The best fall prevention plan

The best fall prevention plan

The best fall prevention plan

By Published On: June 21st, 2024

This week, I saw a man sitting on the ground in his driveway after taking out his garbage.

I approached him to ask if he was okay. He wasn’t.

His name was Vince. He was 91 years old, had fallen and could not get up unassisted. 

Falls are a significant concern for public health in Canada, particularly among older adults.

  • Approximately 20-30% of seniors (65 and older) in Canada experience at least one fall each year.
  • Falls are a leading cause of injury-related hospitalizations among Canadian seniors, accounting for over 50% of these hospital admissions.
  • Falls that result in a hip fracture dramatically increase an older person’s risk of death. One in three adults aged 50 and over dies within 12 months of suffering a hip fracture due to complications such as infections, blood clots, and pneumonia, which arise from prolonged immobility and surgery recovery.
  • Older adults have a five to eight times higher risk of dying within the first three months of a hip fracture compared to those without a hip fracture. This increased risk of death remains for almost ten years after the fracture.

Beyond physical injuries, falls can lead to reduced mobility, loss of independence, and an increased fear of falling again, significantly impacting quality of life.

What is the best fall prevention plan?

Practice keeping strong and eating enough protein. Here’s how!

Regular physical activity (Play) is one of the most effective ways to maintain overall physical health and prevent falls. When considering what types, be sure to include:

  1. Balance and Coordination: Incorporate movements that enhance balance and coordination, such as dancing, yoga, or tai chi. These activities can strengthen muscles and improve proprioception (knowing where you are in space), which is crucial for preventing falls.
  2. Strengthening Muscles: Doing resistance training two to three times a week effectively reduces the risk of falls by building muscle strength through all your major muscle groups—legs, chest, back, arms, and core. Stronger muscles provide better support and stability, reducing the likelihood of falls. Also, consider incorporating moves that help you practice getting up off the floor.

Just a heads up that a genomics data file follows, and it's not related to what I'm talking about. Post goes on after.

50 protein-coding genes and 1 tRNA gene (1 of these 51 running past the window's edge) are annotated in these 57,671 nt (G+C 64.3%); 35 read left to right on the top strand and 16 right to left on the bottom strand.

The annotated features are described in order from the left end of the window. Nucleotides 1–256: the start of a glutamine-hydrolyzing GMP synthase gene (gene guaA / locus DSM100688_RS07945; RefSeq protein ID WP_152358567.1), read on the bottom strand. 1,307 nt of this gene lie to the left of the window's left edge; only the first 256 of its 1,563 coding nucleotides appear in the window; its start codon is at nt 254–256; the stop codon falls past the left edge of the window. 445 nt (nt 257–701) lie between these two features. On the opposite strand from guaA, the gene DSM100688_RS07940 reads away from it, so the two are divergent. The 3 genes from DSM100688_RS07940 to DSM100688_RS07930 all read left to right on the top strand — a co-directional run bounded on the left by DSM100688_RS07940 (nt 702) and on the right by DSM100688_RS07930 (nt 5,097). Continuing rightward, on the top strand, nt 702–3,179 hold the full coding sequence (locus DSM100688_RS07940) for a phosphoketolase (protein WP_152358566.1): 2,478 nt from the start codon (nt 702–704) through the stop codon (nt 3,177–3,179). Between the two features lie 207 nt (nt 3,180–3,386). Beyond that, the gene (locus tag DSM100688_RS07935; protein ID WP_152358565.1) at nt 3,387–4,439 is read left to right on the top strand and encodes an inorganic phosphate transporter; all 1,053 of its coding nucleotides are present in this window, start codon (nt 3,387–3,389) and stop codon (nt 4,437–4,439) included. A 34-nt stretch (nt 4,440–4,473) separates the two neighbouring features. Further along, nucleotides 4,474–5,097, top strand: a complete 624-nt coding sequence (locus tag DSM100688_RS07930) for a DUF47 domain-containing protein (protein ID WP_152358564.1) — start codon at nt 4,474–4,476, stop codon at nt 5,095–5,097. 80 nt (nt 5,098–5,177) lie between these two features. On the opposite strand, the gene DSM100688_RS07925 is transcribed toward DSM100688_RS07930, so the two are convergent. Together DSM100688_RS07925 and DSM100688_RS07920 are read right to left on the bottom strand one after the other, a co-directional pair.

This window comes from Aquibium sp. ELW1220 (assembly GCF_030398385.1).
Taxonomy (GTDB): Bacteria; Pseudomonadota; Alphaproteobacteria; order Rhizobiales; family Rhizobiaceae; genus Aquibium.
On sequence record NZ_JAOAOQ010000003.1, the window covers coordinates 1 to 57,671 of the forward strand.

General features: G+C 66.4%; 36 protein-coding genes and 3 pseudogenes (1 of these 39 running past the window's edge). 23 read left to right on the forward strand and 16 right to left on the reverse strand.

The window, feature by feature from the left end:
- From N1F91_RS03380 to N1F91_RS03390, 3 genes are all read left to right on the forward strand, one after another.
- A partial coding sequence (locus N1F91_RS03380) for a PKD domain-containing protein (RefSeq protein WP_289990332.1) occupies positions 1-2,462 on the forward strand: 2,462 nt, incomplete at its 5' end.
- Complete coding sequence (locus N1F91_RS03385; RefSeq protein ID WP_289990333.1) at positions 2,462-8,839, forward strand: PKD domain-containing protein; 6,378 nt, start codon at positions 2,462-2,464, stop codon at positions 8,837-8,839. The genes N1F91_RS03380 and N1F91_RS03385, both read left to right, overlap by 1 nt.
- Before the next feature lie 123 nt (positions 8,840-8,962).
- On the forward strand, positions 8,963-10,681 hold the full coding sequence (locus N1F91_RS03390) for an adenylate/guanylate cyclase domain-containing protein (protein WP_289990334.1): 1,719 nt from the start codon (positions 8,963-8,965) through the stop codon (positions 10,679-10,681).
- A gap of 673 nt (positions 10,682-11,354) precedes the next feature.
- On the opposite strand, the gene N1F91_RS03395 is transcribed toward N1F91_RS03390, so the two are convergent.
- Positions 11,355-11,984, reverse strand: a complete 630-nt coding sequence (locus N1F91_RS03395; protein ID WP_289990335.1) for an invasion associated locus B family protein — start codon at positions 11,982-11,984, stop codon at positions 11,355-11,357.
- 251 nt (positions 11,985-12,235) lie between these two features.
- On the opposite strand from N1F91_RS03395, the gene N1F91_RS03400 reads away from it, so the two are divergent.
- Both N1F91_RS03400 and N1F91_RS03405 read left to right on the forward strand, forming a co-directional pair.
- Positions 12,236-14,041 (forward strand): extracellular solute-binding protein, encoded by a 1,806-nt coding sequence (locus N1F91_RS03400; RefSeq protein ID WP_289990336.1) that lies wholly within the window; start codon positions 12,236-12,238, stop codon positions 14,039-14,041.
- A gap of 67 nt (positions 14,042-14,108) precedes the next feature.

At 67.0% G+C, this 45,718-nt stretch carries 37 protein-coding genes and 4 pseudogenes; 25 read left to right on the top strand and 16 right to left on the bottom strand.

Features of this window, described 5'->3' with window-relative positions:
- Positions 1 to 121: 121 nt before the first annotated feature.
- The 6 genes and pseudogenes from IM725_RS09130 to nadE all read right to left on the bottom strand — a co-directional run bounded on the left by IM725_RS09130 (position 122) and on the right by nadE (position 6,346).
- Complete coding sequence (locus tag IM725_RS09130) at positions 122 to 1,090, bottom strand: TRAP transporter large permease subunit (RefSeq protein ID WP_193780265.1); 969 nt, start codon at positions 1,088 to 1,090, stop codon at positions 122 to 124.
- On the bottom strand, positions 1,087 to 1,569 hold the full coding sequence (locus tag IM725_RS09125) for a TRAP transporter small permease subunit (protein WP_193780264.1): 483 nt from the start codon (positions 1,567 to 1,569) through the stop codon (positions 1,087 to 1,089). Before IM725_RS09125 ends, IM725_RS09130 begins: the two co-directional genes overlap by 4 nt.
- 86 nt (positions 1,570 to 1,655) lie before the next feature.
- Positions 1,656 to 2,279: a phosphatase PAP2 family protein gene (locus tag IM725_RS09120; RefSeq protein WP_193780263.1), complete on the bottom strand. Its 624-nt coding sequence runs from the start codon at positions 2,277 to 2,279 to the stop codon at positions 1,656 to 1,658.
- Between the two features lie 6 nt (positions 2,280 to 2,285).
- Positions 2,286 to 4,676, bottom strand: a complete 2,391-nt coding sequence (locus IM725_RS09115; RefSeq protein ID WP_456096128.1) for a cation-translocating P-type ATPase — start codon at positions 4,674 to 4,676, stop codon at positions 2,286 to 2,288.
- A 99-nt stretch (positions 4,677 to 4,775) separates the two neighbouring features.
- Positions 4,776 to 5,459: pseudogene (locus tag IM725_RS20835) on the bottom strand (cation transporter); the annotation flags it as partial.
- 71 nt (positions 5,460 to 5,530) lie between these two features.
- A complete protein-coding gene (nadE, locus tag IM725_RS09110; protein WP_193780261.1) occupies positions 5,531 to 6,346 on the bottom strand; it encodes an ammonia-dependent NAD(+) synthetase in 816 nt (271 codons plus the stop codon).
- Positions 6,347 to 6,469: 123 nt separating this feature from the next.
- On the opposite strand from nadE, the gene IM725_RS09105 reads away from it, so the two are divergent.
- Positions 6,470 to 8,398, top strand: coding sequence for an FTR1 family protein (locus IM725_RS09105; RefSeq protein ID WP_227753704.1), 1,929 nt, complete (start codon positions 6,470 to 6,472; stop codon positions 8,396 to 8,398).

3. Increasing Flexibility: Engaging in stretching activities, such as yoga, tai chi, and pilates, improves flexibility. Greater flexibility and range of motion in your joints can help prevent falls by allowing individuals to move more freely and recover quickly from losing balance.
  4. Social Interaction and Reducing Fear: Play often involves social interaction, which can reduce feelings of isolation and depression common in older adults.

To keep your muscles strong, focus on a healthy, balanced diet with protein at every meal. 

Protein requirements vary by age and activity level, but the average active individual should aim for 30g of protein per meal.

For more information, download this PDF that I share with my clients. If you want a list with more specific protein values for all types of sources, reply to this email with “Protein!”

Improving strength, balance, flexibility, and social well-being can reduce the risk of falls.

Community programs that promote playful activities can be particularly beneficial for older adults in maintaining health and preventing injuries.

We got Vince back to his house safely, and his wife felt he didn’t need further intervention as he would see his doctor the next day.  

I hope he’s okay. And I hope you are, too:)

Summer has arrived. Play safe!

Your coach and friend,

Jan xo

PS: Whenever you are ready, here are 3 more ways I can help you PLAY for life:

  1. Click here to grab a copy of my best-selling book, The Play Book: How To Get In The Habit Of Good Health.
  2. Join the FREE 7-Days of Healthy Habits Course that can help you starting today.
  3. Do you want to work with me on your wellness goals? Click here to book a call and discover exactly what that can look like.

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About the Author: Janet Omstead

To re-ignite people’s passion for play (movement) to fight chronic disease while improving their quality of life as they age.

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